Valued at Kshs. 3.09 trillion, Airbnb is the largest online platform for booking rooms in other users’ homes. Having over three million listings in more than 65,000 cities around the world, Kenya’s appetite the revenue generated through this platform has ballooned.
At the end of 2018, Kenya had more than 6,500 listings according to data from Airbnb, with Nairobi city taking the lead, a projection that highlights potential growth in the business. Until September 2017, hosts in Kenya earned Kshs. 390 million, and in a similar period in 2018, the Kenyan numbers had shot up to Kshs. 510 million. As at September last year, Kenya guest arrivals via Airbnb grew by 68 percent, a domestic avenue that is utilizing the platform.
The commissions charged by Airbnb as compared to other booking agents are much more attractive with boutique and apartment hotels scrambling to fill their rooms using the platform
According to latest figures from the World Travel and Tourism Council, in 2017, Tourism, the continent’s fastest-growing sectors, contributed nearly USD 178 billion to Africa’s gross domestic product and governments cant keep their hands off this new form of tourism hosting.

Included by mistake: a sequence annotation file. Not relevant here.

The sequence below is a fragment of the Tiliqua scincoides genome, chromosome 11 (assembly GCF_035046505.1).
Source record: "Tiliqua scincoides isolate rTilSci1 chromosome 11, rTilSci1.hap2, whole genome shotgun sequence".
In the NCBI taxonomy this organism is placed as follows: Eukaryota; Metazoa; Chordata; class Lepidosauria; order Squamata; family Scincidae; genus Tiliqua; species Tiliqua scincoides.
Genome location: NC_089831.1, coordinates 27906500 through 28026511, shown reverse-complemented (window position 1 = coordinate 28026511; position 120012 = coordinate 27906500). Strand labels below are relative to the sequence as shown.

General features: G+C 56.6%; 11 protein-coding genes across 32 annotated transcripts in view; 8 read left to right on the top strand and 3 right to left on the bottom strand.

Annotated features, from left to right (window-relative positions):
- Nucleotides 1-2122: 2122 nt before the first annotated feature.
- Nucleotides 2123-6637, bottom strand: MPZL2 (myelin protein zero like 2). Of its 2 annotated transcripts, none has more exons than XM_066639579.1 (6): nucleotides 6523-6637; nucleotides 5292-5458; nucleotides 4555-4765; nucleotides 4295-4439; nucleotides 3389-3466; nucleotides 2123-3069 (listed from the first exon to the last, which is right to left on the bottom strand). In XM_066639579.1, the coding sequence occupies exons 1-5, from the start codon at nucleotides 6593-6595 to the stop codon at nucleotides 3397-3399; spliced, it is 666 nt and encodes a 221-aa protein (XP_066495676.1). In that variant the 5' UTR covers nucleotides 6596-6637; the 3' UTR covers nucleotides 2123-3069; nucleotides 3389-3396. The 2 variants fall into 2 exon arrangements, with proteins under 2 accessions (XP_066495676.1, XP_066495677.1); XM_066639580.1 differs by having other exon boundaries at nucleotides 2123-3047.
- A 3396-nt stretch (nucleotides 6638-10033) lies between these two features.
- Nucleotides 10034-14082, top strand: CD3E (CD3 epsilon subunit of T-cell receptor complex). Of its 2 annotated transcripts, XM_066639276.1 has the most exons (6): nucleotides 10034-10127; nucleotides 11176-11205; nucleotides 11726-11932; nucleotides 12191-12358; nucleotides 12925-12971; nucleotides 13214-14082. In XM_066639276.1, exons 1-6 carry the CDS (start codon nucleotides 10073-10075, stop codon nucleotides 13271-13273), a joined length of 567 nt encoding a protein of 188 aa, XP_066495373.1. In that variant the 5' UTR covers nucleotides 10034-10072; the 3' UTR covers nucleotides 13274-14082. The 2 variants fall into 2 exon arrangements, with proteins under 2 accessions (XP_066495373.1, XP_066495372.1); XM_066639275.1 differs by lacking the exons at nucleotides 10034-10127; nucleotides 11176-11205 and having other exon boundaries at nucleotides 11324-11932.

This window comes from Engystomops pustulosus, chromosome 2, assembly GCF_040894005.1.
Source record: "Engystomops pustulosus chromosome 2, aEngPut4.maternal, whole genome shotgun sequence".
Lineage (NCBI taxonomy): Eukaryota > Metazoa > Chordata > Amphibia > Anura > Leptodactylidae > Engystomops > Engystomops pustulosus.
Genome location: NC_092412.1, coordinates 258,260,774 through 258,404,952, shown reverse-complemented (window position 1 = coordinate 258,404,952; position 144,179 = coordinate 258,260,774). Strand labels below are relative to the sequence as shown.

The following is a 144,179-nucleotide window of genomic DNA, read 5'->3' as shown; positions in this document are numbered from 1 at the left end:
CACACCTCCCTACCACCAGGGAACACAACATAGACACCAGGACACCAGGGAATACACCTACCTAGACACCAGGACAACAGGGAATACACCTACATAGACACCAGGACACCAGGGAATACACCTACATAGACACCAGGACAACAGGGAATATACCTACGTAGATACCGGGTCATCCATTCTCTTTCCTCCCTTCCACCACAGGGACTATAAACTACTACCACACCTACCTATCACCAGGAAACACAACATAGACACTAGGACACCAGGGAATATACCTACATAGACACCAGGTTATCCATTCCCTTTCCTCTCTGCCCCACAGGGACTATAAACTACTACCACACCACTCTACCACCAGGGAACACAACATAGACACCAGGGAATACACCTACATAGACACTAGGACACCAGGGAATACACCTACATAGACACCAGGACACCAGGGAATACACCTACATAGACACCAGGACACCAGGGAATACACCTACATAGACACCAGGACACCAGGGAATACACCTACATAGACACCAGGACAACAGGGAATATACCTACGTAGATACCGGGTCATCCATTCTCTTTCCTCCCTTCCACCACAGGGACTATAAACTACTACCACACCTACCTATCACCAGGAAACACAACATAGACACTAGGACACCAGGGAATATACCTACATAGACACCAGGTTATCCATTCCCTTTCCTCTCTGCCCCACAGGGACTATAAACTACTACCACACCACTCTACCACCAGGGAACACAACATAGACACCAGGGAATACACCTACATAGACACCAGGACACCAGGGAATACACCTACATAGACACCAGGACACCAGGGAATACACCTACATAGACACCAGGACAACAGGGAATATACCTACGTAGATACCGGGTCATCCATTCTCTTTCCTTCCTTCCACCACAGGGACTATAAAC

Tanzania last November asked all the Airbnb operators to register their facilities with the government before the end of the year or face court action. The Kenyan government has followed closely into it’s neighbor’s foot.
After the ministry of Tourism noted that AirBnB hosting is among notable trends that could shape the Kenyan’s tourism performance, the government wants to tax all homeowners listed in the platform.
The Kenya government has decreed that all tourism-related enterprises and expected Airbnb to come forward and be registered, for taxation purposes, set to kick off in July as Tourism Regulations Authority chairman Sammy Nyule said they are in the process getting home owners on board.
“We are working with Airbnb to facilitate registration and remitting of taxes by July. It is being planned. They are supposed to be licensed by TRA after which we can come in,” Mr Joseph Cherutoi, Tourism Fund Chief Executive Officer, said.
Through a Memorandum of Understanding between the authority with Airbnb, the government looks to work hand in hand with the platform together with Kenya Revenue Authority, to effectively collect the tax.
“We will arrange a meeting with them and then write an MoU. After that, once Airbnb collects their commission, they will also collect the levy on our behalf. We are also going to work with the Kenya Revenue Authority,” Mr Cherutoi said.
“If somebody is going to do business and not pay taxes, then it is actually a disservice and it is creating an uneven playing field,” noted the Kenya Association of Hotel keepers and Caterers (KAHC) Coast branch executive officer Sam Ikwaye.